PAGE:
There are also similar semi-circular designs under the famous Window of Appearances and reconstructed from numerous Amarna homes, which are often combined with semi-circular floral bouquets of lotus flowers, papyri clusters, and even long-necked geese. In many of these, there are seven distinct branches, or flowers, similar to the seven branches on the menorah.
Further floral similarities can be seen at Amarna, where numerous painted floral designs have been recovered from floors and walls. Even the Sema Tawy symbol can be seen at Amarna, often with seven distinct branches. This symbol is of papyri and lotus flowers being tied together, representing the unification of Egypt. Such designs can be seen on oil lamps and vessels from the tomb of Tutankhamun, who was the nephew of Akhenaten. These vessels and lamps often have numerous design elements that foreshadow the menorah, including the nebu symbol, the neb symbol, and the multi-branching Sema Tawy.
There are even numerous depictions of seven, identical oil vessels lined up in a row, usually on offering tables before the Aten sun disk. These recall the seven, sacred oils used by Old Kingdom Egyptian funerary priests.
Ancient Egyptian Lamps
“And Yahweh spoke to Moses, saying: ‘Speak to Aaron, and you shall say to him: when you put up the lamps, the seven lamps shall shed light opposite the front of the menorah.’” [Numbers 8:1-2]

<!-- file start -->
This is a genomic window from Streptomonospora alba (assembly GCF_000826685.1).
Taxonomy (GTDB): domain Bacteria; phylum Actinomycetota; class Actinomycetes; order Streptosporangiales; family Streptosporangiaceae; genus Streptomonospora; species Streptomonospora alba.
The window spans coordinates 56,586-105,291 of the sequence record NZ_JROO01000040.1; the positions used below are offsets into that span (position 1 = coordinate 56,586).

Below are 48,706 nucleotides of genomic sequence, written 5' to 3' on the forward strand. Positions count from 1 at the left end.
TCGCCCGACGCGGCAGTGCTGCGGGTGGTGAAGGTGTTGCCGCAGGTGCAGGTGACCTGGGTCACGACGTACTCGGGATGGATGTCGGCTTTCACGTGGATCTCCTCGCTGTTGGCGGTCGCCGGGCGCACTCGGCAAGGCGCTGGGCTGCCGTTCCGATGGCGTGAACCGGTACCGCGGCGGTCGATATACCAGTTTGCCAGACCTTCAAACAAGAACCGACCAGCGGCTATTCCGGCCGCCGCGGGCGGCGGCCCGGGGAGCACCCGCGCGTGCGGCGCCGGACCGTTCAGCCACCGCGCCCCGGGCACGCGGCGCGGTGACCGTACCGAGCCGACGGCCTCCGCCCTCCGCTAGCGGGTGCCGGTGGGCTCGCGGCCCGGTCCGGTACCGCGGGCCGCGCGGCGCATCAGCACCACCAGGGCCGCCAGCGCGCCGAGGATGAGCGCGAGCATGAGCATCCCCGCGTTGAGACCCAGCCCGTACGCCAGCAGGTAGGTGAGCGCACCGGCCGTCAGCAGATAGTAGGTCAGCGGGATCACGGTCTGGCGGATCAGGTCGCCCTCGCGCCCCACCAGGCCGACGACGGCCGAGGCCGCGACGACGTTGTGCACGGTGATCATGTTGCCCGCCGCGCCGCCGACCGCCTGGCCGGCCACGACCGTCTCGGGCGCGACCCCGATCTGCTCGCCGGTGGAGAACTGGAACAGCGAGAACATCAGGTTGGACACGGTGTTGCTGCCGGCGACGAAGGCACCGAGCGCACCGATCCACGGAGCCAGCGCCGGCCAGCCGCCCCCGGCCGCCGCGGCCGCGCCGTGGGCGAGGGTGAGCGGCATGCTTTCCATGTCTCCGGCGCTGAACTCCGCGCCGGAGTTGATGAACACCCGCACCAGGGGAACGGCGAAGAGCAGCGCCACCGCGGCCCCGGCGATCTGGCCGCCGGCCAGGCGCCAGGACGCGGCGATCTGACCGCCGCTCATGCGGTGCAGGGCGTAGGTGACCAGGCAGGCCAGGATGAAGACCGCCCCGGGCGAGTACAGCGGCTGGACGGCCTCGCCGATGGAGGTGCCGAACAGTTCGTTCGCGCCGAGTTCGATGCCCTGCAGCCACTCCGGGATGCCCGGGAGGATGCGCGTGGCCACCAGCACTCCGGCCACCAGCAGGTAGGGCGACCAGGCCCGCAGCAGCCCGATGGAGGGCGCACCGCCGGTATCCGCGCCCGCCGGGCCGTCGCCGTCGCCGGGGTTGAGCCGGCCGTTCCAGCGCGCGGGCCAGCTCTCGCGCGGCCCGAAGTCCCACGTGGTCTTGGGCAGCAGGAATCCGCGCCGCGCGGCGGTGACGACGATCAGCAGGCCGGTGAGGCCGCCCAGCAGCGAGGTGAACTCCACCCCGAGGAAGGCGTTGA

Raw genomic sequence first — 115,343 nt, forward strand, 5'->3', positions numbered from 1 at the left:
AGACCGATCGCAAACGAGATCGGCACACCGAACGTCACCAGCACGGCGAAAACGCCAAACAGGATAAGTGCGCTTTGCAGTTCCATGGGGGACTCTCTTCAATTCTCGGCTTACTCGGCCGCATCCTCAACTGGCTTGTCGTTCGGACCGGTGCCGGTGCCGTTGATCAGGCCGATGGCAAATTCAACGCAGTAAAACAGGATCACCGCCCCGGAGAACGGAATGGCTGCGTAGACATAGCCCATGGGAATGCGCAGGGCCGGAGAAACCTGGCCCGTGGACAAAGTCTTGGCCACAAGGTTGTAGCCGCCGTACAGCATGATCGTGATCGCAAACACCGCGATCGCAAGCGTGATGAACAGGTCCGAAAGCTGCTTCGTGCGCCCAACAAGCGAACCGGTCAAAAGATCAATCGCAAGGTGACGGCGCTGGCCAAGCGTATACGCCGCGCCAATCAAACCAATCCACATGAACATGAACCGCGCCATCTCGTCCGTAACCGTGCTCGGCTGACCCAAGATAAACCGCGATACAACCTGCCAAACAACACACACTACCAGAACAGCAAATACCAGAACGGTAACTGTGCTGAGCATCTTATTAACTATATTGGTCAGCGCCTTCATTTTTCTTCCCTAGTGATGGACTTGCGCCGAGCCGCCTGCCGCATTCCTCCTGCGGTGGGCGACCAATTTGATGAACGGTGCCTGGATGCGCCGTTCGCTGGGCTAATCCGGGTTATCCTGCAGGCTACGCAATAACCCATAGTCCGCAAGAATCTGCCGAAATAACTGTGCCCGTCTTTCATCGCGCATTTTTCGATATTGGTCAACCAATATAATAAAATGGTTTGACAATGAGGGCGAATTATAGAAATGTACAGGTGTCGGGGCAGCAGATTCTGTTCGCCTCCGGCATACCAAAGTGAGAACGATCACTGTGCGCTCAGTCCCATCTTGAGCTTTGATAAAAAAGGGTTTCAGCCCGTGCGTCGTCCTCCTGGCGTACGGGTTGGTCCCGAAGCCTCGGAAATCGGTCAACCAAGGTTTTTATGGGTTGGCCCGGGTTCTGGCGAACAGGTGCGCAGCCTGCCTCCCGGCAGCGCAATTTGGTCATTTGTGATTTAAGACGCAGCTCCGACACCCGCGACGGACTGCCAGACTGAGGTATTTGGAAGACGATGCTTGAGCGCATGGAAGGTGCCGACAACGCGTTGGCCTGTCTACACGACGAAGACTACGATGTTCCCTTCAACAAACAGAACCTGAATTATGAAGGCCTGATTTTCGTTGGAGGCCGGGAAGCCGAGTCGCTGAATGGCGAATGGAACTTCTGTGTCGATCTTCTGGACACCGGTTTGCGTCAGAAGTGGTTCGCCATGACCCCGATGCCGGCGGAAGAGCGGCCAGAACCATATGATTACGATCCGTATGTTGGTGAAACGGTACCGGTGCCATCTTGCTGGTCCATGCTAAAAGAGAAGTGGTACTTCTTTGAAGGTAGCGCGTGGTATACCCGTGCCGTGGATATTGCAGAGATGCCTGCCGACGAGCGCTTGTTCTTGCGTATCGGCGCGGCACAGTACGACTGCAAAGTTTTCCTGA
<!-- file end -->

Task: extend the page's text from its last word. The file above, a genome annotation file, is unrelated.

We know that oil-burning lamps, typically in small clay containers, bowls, or handled-jars, were a common feature not only in ancient Egypt, but also across the Middle East. These types of lamps used a floating wick system, in which woven wicks would be soaked in salt water and then burned while floating in the oil. The menorah had seven almond-shaped “cups” for oil in which seven wicks were to freely float.
Evidence has been found at Amarna for the use of floating wicks in oil lamps. Fragments of oil vessels have been found, as well as actual woven floating wicks. Barry Kemp notes in his groundbreaking The City of Akhenaten and Nefertiti: Amarna and Its People that “at the Workmen’s Village, where textile preservation was better than in the main city, many twisted wicks of linen have been found, some of them smeared with incense. They presumably took up oil and burnt in simple lamps, sputtering, fizzing and giving off their own smell.”